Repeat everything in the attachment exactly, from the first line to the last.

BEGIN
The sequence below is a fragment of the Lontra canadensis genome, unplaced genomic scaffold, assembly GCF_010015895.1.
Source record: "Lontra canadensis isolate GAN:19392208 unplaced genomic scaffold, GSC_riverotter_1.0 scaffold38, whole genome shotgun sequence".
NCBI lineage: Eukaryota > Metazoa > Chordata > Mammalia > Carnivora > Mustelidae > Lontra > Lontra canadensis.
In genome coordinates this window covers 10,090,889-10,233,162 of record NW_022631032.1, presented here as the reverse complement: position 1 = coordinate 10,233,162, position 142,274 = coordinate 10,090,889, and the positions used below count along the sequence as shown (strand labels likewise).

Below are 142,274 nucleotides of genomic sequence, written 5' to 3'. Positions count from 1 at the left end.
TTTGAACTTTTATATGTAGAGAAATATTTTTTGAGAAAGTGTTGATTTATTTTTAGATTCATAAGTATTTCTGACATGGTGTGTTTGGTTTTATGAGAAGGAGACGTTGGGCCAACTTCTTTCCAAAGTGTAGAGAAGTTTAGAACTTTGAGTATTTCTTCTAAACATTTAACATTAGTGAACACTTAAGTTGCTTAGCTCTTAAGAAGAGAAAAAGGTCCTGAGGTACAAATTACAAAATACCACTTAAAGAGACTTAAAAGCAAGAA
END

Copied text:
The sequence below is a fragment of the Lontra canadensis genome, unplaced genomic scaffold, assembly GCF_010015895.1.
Source record: "Lontra canadensis isolate GAN:19392208 unplaced genomic scaffold, GSC_riverotter_1.0 scaffold38, whole genome shotgun sequence".
NCBI lineage: Eukaryota > Metazoa > Chordata > Mammalia > Carnivora > Mustelidae > Lontra > Lontra canadensis.
In genome coordinates this window covers 10,090,889-10,233,162 of record NW_022631032.1, presented here as the reverse complement: position 1 = coordinate 10,233,162, position 142,274 = coordinate 10,090,889, and the positions used below count along the sequence as shown (strand labels likewise).

Below are 142,274 nucleotides of genomic sequence, written 5' to 3'. Positions count from 1 at the left end.
TTTGAACTTTTATATGTAGAGAAATATTTTTTGAGAAAGTGTTGATTTATTTTTAGATTCATAAGTATTTCTGACATGGTGTGTTTGGTTTTATGAGAAGGAGACGTTGGGCCAACTTCTTTCCAAAGTGTAGAGAAGTTTAGAACTTTGAGTATTTCTTCTAAACATTTAACATTAGTGAACACTTAAGTTGCTTAGCTCTTAAGAAGAGAAAAAGGTCCTGAGGTACAAATTACAAAATACCACTTAAAGAGACTTAAAAGCAAGAA